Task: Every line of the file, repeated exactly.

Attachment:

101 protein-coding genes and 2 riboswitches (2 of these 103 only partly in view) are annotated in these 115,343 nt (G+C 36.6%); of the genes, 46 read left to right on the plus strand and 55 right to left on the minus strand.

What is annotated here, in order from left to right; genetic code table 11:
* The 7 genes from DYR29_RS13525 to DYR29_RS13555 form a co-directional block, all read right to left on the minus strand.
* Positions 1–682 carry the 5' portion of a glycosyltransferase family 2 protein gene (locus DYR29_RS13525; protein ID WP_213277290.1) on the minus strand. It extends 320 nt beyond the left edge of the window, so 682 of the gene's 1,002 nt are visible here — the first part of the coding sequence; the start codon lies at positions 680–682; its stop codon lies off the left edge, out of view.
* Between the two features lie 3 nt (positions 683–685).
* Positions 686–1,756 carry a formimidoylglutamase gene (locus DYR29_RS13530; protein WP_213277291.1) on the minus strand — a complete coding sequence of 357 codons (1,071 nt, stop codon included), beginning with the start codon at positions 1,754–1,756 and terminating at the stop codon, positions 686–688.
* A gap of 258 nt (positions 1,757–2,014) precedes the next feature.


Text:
101 protein-coding genes and 2 riboswitches (2 of these 103 only partly in view) are annotated in these 115,343 nt (G+C 36.6%); of the genes, 46 read left to right on the plus strand and 55 right to left on the minus strand.

What is annotated here, in order from left to right; genetic code table 11:
* The 7 genes from DYR29_RS13525 to DYR29_RS13555 form a co-directional block, all read right to left on the minus strand.
* Positions 1–682 carry the 5' portion of a glycosyltransferase family 2 protein gene (locus DYR29_RS13525; protein ID WP_213277290.1) on the minus strand. It extends 320 nt beyond the left edge of the window, so 682 of the gene's 1,002 nt are visible here — the first part of the coding sequence; the start codon lies at positions 680–682; its stop codon lies off the left edge, out of view.
* Between the two features lie 3 nt (positions 683–685).
* Positions 686–1,756 carry a formimidoylglutamase gene (locus DYR29_RS13530; protein WP_213277291.1) on the minus strand — a complete coding sequence of 357 codons (1,071 nt, stop codon included), beginning with the start codon at positions 1,754–1,756 and terminating at the stop codon, positions 686–688.
* A gap of 258 nt (positions 1,757–2,014) precedes the next feature.